CHOI Woo-sik (Ki-woo), SONG Kang-ho (Ki-taek), JANG Hye-jin (Chung-sook), PARK So-dam (Ki-jung)
Of course, BONG can thank SONG once more: his favorite actor SONG Kang-ho proved again that he was a genius at playing dumb in a thousand different and creative ways. 

But what to say of the women in this movie! Yes, the versatile LEE Jung-eun steals the show, like the multifaceted Miranda Richardson did in Spider, but did she really need that Ri Chun-hee impersonation, or was that just BONG's special bonus for Western audiences? And if the confident PARK So-dam and the insecure CHO Yeo-jeong were absolutely perfect in their roles, I was totally bluffed by JANG Hye-jin's performance as Gisaengchung's unsung cornerstone, between this stinky basement full of life, and that cold, bright mansion. Too early to tell if the young JUNG Ziso is the new Doona BAE.

If the male side looks weaker, that's because the roles demand it, starting with CHOI Woo-sik's or JUNG Hyeon-jun's. Yet LEE Sun-kyun portrayed a credible Chairman PARK.

Gisaengchung poster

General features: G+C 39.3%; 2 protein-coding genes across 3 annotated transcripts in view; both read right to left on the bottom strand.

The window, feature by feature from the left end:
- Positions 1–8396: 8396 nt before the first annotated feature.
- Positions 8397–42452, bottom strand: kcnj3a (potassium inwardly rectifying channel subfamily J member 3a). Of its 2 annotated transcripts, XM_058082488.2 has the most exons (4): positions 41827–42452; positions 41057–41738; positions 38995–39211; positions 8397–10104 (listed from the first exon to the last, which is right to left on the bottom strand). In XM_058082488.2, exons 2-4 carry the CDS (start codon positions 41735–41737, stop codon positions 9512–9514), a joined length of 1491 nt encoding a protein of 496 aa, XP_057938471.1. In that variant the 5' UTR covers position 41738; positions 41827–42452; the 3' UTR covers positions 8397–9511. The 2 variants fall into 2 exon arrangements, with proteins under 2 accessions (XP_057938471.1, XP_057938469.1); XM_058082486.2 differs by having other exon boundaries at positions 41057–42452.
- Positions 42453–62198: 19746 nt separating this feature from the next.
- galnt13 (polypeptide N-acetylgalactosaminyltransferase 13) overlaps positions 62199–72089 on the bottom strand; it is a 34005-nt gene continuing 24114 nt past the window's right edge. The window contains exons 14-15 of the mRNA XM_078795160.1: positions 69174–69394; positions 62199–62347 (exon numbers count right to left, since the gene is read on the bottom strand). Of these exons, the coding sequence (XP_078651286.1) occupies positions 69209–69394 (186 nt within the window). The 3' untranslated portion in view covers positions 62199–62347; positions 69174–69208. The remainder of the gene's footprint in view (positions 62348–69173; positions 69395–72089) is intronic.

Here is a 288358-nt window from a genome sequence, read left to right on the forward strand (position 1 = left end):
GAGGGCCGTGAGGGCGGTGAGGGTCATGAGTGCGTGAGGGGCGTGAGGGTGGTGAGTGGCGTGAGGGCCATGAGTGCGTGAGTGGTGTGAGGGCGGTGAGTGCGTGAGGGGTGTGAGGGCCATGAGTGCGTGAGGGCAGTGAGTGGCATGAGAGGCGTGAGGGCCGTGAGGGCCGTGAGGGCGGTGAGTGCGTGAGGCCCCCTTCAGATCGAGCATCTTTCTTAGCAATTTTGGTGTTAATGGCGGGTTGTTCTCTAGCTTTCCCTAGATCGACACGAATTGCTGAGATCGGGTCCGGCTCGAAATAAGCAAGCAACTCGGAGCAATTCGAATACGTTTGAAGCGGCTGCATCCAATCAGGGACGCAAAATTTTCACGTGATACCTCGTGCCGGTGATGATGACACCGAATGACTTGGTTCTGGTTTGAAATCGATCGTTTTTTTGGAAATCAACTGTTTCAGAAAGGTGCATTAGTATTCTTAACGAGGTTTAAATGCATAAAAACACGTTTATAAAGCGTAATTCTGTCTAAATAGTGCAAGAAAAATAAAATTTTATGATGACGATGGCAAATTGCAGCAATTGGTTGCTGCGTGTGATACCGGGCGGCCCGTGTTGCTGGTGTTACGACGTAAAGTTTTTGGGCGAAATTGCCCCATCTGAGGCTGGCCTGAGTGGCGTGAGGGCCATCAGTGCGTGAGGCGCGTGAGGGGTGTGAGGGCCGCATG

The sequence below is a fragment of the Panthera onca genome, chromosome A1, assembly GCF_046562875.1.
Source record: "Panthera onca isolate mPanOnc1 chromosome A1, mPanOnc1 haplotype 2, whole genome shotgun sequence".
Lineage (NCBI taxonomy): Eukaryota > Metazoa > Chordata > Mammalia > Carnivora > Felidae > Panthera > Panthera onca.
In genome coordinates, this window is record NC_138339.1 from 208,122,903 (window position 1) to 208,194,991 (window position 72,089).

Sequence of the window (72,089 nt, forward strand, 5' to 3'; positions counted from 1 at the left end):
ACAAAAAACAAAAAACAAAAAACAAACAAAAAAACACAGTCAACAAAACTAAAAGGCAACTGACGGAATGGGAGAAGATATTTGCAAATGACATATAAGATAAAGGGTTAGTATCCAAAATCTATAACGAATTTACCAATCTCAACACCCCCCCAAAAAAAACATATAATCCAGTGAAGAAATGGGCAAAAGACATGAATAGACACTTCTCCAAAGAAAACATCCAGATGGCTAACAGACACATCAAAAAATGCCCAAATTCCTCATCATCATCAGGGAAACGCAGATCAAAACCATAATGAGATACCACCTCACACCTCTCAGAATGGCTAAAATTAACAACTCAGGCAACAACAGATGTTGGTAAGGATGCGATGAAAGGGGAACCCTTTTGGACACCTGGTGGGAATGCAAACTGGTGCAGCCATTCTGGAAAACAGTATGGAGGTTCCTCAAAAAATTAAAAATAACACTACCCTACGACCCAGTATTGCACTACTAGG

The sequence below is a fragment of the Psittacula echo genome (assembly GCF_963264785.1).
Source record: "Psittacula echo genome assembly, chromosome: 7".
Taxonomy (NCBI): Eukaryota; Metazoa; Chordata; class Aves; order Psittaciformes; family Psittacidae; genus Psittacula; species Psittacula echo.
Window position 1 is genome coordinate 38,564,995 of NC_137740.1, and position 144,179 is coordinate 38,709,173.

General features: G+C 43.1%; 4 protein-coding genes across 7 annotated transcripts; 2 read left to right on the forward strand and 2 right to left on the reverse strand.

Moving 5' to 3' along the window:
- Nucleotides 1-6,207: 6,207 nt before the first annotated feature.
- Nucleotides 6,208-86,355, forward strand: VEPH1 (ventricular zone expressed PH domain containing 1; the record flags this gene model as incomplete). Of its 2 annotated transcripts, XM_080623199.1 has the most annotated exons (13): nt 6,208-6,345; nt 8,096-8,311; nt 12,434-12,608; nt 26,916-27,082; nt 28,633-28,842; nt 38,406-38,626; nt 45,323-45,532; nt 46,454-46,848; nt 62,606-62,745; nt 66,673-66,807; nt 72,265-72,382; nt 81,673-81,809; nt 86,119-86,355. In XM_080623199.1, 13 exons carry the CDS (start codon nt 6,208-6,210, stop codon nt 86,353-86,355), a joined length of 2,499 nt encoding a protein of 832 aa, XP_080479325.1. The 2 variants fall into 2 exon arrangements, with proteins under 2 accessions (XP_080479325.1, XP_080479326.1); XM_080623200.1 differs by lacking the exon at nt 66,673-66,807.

The French poster for Cannes Festival

So go watch this brilliant epic. And let yourself get infected.

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* so theatrical, they even invited PARK Jeong-ja's voice to the trailer ** even if I can't kick anyone out of my "Seoul Village Movies"
*** again, Darcy, you had a Deborah Smith / Han Kang moment with this one!

'Unexpected director's cut: Agnes Varda welcomes you to KU Cinematheque' (20190531 -

Wednesday, May 29, 2019

How Naruhito exposed Trump's ego trip, and Abe's agenda

Donald Trump will probably remember his State Visit to Japan as a triumphant ego trip: we saw him play golf with his favorite losing partner Abe Shinzo, lift the first ever President Cup (designed for him: YUGE, sumo-sized), become the first Foreign head of state to meet the new Emperor... but what I will remember forever is The Naruhito Statement.

Not a word, but a silent, immobile stand, that should resonate much louder than it has so far.

For six long minutes, a significant section of his first encounter with Trump, Naruhito left his guest alone. Everything was carefully timed and planned, as the intricate red carpet patterns, and an official's intervention confirm.